Consumers need information to compare alternatives for markets to function efficiently. Recognizing this, public policies often pair competition with easy access to comparative information. The implicit assumption is that comparison friction-the wedge between the availability of comparative information and consumers' use of it-is inconsequential because when information is readily available, consumers will access this information and make effective choices. We examine the extent of comparison friction in the market for Medicare Part D prescription drug plans in the United States. In a randomized field experiment, an intervention group received a letter with personalized cost information. That information was readily available for free and widely advertised. However, this additional step-providing the information rather than having consumers actively access it-had an impact. Plan switching was 28% in the intervention group, versus 17% in the comparison group, and the intervention caused an average decline in predicted consumer cost of about $100 a year among letter recipients-roughly 5% of the cost in the comparison group. Our results suggest that comparison friction can be large even when the cost of acquiring information is small and may be relevant for a wide range of public policies that incorporate consumer choice.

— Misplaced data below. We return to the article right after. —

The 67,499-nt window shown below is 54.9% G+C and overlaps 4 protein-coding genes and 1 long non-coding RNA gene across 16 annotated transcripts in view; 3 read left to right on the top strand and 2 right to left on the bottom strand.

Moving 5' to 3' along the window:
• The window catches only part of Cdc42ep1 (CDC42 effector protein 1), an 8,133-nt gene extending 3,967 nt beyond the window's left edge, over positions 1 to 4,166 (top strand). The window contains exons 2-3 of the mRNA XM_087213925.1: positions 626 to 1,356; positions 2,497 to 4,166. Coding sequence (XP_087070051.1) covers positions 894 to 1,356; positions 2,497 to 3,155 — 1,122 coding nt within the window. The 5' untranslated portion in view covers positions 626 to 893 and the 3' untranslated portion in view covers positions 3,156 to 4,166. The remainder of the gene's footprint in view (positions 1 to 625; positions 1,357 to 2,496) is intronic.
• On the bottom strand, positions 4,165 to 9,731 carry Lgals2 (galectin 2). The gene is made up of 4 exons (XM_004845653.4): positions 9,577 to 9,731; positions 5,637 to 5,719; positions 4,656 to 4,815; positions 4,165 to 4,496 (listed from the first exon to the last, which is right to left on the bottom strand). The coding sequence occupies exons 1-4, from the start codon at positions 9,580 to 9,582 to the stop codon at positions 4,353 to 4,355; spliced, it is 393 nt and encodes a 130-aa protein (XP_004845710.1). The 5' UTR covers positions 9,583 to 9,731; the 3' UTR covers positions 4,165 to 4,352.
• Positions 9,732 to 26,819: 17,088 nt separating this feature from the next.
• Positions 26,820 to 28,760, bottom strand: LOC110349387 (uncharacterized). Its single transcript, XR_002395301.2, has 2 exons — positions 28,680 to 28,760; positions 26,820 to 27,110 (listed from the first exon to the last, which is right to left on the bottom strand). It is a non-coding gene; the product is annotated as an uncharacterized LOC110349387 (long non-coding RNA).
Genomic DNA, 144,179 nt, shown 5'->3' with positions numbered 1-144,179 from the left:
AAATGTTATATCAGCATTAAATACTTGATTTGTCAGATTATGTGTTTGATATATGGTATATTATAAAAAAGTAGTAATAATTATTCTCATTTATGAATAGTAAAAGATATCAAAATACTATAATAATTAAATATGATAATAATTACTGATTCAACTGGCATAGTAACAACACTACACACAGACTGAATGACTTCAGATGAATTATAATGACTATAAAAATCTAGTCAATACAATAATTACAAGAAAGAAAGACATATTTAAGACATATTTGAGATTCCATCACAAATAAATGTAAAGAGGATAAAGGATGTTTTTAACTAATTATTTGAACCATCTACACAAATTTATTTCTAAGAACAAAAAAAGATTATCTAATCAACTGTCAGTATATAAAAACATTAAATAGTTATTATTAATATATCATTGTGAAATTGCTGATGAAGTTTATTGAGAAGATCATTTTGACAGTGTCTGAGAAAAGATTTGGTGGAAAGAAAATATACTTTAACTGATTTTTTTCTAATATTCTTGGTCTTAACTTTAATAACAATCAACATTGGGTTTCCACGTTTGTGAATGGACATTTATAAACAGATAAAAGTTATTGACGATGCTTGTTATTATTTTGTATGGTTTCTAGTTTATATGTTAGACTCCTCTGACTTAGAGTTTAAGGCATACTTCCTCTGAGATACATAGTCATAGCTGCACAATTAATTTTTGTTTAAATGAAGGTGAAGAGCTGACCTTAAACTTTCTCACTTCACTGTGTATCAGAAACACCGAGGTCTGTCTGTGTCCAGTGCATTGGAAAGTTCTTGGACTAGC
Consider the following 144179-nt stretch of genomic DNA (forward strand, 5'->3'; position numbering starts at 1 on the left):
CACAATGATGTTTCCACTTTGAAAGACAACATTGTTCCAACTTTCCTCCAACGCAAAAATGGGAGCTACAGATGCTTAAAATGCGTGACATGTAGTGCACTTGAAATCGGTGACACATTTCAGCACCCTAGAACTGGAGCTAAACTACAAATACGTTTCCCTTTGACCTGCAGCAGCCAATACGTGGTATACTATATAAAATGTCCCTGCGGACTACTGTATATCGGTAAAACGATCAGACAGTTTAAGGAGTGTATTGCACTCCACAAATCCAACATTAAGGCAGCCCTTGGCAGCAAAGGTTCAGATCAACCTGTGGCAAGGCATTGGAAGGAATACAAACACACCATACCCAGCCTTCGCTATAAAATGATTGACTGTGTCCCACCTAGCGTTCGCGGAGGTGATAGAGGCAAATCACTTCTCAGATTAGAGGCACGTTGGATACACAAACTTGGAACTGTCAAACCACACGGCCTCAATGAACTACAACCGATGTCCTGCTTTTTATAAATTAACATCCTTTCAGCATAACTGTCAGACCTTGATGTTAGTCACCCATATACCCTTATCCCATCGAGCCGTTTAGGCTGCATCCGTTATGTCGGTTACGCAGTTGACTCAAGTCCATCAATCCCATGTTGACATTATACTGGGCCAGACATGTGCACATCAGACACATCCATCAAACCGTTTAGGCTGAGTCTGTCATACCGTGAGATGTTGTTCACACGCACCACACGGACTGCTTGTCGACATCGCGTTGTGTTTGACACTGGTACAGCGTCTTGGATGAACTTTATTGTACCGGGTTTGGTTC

All Science Journal Classification (ASJC) codes
- Economics and Econometrics